...We suggest using the methodology borrowed from rail traffic safety (industrial security), functional safety, and IT security, in order to use existing research and methodology tools, as none of these disciplines alone can address the issues. For example, functional safety is concerned with random system failures rather than targeted threats, while IT security provides the integrity, availability and confidentiality of information, not directly connected with railway safety.
The main advantages of this approach include the ability to integrate cyber security into existing signalling CBCS design, development and implementation without having to give up proven approaches and solutions....
... From a cyber security viewpoint, there are three main classes of threats to signalling CBCS:
breaches of train traffic safety
reduced efficiency due to factors affecting track and carrying capacity, and other economic efficiency parameters, and
other breaches of functional safety and reliability that indirectly affect railway safety and operation.
This enables an aggregated threat model to be built based on the railway and functional safety requirements. For example, consider an aggregated threat model for a computer-based interlocking (CBI) system using the requirements set out in railway operating rules...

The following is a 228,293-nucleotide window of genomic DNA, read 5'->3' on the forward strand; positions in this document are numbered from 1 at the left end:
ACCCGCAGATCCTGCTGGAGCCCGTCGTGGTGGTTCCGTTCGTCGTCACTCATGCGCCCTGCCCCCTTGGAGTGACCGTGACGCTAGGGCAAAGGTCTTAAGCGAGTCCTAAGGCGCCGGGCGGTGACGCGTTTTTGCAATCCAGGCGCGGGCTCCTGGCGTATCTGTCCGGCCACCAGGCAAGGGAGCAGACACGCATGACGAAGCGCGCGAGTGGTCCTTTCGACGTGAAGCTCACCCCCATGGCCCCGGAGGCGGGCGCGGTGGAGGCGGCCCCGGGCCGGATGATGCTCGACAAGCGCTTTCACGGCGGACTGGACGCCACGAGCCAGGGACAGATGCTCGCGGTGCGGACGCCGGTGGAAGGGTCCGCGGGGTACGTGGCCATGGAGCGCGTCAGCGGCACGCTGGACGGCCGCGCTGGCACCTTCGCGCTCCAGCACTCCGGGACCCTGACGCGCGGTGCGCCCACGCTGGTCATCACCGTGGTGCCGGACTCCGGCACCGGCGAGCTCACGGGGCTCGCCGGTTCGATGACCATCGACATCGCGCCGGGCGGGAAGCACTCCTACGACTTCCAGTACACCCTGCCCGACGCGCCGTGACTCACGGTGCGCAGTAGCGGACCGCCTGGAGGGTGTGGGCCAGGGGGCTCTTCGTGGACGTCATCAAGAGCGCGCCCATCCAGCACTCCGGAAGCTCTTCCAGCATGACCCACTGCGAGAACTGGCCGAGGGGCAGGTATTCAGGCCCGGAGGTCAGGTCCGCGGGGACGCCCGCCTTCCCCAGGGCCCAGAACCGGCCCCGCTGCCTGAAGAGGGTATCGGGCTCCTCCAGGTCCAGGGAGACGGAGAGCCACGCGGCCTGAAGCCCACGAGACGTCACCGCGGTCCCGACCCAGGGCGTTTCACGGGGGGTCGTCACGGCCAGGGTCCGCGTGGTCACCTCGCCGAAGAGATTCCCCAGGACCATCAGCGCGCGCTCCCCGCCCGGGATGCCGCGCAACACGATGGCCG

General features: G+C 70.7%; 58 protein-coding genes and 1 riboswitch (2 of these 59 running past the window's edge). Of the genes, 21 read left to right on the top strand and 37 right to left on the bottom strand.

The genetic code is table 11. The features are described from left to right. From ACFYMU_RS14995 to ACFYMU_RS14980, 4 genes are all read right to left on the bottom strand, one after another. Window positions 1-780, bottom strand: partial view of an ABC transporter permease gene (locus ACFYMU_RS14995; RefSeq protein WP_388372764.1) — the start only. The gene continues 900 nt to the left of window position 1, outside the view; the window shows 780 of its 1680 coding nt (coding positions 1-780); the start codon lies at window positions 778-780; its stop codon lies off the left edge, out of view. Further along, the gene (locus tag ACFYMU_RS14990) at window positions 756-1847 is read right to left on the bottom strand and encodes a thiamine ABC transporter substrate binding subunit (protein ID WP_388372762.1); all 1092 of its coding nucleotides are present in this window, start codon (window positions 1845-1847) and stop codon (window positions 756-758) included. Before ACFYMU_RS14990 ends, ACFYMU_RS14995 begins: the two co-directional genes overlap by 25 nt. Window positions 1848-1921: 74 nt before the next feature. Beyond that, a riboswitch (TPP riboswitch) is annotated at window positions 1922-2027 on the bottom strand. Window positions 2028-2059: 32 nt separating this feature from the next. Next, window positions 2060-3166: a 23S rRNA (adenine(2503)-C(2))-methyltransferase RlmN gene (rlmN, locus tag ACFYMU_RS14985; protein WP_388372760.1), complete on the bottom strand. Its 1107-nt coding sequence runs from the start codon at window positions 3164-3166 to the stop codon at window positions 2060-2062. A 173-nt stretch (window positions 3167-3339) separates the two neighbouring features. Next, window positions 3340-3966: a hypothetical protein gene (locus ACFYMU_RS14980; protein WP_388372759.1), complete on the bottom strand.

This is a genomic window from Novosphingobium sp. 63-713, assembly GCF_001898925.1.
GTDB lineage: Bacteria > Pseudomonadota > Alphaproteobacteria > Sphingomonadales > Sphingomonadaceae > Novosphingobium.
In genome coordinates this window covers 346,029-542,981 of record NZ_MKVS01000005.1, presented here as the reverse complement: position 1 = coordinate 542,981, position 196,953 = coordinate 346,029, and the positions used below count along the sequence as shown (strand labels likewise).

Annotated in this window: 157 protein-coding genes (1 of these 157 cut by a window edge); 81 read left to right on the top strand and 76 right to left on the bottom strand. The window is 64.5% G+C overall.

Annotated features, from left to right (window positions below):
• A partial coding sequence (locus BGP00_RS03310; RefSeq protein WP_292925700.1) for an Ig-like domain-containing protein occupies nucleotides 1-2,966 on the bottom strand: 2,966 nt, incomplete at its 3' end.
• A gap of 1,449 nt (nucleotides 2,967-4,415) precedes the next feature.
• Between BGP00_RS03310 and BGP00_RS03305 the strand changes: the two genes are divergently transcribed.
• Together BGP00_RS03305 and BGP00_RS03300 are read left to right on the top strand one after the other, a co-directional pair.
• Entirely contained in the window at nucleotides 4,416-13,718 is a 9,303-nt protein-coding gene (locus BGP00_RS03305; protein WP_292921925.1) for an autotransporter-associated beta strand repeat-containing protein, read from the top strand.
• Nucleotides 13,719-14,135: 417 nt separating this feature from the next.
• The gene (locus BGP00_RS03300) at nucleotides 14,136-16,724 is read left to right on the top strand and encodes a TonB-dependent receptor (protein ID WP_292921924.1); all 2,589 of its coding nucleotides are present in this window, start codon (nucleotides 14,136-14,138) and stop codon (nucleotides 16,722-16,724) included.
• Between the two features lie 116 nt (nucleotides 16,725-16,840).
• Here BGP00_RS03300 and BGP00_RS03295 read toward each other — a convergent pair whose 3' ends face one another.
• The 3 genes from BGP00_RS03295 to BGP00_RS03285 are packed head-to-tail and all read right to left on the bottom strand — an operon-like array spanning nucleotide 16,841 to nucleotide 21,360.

To be successful, an attacker must bypass the CBI's functional safety mechanisms. If object controllers cannot be manipulated directly, for example by using the radio channel's vulnerabilities, such attacks require modifying the operating logic of the main CBI modules concerning switch and signal interlocking and compliance with traffic safety requirements, which is complicated. However, if it is possible, an attacker can:
set a signal to a less-restrictive aspect such as green for a section with track divergence on switches
change a signal aspect to green for an inadmissible route which has blocked sections or incorrect switch positions
operate a switch with a train passing over it, and
set conflicting routes.
Threats aimed at disrupting rail transport do not usually require the attackers to be highly professional and can be put into practice using standard malware. Such threats include putting non-redundant components out of operation, spoofing or blocking network interaction between the yardmaster's workstation and CBI components, thereby blocking the system's ability to send commands. Such an attack requires a switch to manual operation, which reduces efficiency.
Signalling cyber security: the need for a mission-centric approach
Written by Valentin Gapanovich, Efim Rozenberg and Sergey Gordeychik